Looking at the parking lot outside the Greenbelt Metro station in Prince George’s County, it’s difficult to imagine a federal campus big enough to accommodate 11,000 FBI workers being built there.

Perhaps this will make it easier.

After the General Services Administration announced Tuesday that the Greenbelt Metro lot had made the list of three finalists to become the future headquarters of the law enforcement agency, Garth Beall, the attorney managing the Greenbelt proposal, released his plans to Capital Business for a series of five office buildings for the FBI alongside 1.6 million square feet of private offices, apartments, retail and a hotel.

In the massive Greenbelt complex proposed by Renard Development, the FBI would occupy the five lower buildings. (Courtesy Renard Development/Gensler)

In the plans, the FBI would occupy five office buildings in the center of the property and enjoy a wide buffer area around it to provide for security concerns. A parking garage for the agency is pictured at the far right with solar panels on its roof.

Immediately adjacent to the Metro station, on the northern end of the site, would be a new parking lot for Metro commuters (to the far left). As part of its deal with Metro, Beall’s project must replace all the parking and Kiss and Ride facilities currently on the site. That’s followed by (from right to left) an apartment building, a hotel and three private office buildings.

Metro passengers arriving to the site would disembark into a plaza area connecting the mixed-use properties to the FBI campus. A view from the Metro station of the plaza shows the hotel to the left, an apartment building to the right and the FBI office buildings in the background, accessible via underground walkway.

A view from the Metro station shows mixed-use development with FBI headquarters buildings in the background. (Courtesy Renard Development/Gensler)

A criticism being whispered about the Greenbelt proposal is that Beall and the development company he leads, Renard Development Company LLC, don’t have the bank account or the organizational chops to pull off the 3.7-million-square-foot project they’ve prepared.

The two other final sites are connected to well-capitalized, well-connected development firms with long resumes. Boston Properties, which reported $2.3 billion in income last year, mostly on top office buildings in markets like Boston, D.C., Manhattan and San Francisco, is at work on the site being considered in Springfield.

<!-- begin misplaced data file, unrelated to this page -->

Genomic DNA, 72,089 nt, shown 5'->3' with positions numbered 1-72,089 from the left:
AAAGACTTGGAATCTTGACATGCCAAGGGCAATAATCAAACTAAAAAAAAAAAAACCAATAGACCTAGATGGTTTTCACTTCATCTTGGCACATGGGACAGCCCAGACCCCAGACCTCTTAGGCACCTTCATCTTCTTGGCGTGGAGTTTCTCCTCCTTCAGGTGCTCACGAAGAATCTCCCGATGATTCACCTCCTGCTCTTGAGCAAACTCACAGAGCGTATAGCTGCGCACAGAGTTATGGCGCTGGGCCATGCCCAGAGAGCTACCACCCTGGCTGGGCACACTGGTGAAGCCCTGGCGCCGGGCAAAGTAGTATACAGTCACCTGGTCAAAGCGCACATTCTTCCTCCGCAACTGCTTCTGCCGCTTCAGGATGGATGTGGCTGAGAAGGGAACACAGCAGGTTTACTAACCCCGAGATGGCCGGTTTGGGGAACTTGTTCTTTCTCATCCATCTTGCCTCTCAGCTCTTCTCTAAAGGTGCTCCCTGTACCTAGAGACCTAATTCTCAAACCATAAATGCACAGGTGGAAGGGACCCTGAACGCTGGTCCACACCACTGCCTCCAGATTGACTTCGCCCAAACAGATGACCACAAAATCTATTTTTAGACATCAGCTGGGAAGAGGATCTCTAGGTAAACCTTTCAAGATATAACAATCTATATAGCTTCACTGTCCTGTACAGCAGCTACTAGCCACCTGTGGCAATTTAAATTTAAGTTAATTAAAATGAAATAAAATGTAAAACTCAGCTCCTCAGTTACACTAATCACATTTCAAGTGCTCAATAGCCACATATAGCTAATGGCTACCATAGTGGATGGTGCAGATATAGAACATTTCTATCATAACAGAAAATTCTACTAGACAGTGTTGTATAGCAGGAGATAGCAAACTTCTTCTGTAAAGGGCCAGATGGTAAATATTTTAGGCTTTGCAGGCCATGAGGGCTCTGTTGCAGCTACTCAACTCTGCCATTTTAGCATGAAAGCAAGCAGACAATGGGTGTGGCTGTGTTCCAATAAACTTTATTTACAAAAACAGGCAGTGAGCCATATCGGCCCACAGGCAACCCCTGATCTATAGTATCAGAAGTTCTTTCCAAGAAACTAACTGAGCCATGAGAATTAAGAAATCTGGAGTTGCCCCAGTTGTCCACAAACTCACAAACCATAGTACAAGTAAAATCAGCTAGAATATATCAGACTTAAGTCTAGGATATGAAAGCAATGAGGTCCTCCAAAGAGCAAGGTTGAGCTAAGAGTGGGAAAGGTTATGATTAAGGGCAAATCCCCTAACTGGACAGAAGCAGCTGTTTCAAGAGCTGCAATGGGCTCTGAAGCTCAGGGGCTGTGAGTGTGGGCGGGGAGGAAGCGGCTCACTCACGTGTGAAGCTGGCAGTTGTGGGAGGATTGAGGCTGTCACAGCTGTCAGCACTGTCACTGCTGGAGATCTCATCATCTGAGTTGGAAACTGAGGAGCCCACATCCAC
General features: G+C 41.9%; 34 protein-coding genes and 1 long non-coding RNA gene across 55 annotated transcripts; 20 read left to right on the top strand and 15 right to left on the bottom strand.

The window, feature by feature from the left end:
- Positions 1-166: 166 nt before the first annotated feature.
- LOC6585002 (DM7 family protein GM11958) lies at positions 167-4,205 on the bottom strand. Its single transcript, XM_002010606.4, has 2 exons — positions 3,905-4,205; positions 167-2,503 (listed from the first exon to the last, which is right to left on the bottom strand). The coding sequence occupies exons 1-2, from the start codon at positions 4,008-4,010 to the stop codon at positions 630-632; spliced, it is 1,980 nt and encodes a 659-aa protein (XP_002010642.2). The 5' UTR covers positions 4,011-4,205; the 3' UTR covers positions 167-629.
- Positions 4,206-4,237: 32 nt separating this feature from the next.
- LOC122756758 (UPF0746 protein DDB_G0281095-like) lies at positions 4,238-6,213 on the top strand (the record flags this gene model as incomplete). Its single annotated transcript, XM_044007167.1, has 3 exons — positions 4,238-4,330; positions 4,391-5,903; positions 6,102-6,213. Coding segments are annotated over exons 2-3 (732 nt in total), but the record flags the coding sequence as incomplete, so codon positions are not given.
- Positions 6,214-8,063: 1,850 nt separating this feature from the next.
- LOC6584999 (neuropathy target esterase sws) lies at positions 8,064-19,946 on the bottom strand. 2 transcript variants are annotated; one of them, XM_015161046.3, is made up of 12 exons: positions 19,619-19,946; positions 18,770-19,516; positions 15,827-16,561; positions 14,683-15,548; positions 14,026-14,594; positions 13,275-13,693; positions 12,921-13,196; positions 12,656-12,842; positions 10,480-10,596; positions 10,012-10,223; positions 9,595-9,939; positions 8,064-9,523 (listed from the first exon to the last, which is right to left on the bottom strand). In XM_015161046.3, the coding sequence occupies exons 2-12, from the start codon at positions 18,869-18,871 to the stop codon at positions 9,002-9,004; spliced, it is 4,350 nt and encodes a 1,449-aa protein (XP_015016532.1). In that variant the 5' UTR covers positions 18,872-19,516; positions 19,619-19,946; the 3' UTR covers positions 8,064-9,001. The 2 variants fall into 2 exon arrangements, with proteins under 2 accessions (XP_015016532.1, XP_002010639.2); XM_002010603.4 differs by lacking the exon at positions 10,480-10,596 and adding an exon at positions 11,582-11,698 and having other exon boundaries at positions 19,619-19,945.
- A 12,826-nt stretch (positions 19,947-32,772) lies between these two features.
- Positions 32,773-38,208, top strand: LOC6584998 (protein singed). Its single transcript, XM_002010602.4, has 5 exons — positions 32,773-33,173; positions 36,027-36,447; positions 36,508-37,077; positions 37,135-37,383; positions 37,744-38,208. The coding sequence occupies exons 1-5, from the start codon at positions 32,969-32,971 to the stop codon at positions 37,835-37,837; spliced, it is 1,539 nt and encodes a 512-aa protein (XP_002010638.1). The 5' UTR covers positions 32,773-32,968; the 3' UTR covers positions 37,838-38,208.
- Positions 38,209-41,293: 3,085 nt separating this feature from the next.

The second finalist, the former Landover Mall, is owned by a joint venture led by Lerner Enterprises and the Tower Cos., which have developed millions of square feet in Washington, Virginia and Maryland.

Beal says he has addressed that disparity by way of a joint venture agreement he signed with a titan of development from New York, Related Cos. (Related confirmed the agreement). Founded by Chairman Stephen M. Ross in 1972, Related has a staff of more than 2,000 and has developed more than $22 billion in real estate.

Related is known for its expertise in expansive, complicated projects, some of which dwarf the proposed FBI consolidation. In New York, Related is at work on the $15 billion Hudson Yards project in Manhattan and is also plotting a $6.5 billion development on 215 acres in Silicon Valley.

Compared to those two, 3.7 million square feet doesn’t look like much.

Beall said the partnership positions Related and Renard to compete together for the grand prize in the FBI sweepstakes, the 6.7-acre J. Edgar Hoover Building property on Pennsylvania Avenue. Now that the search has been narrowed down to three sites, the GSA plans a separate competition among companies interested in building the FBI headquarters, with payment in the form of the Hoover building.

“We would put together a team to bid on the FBI part of the project, just the same as any other team would,” Beall said.

Follow Jonathan O’Connell on Twitter: @oconnellpostbiz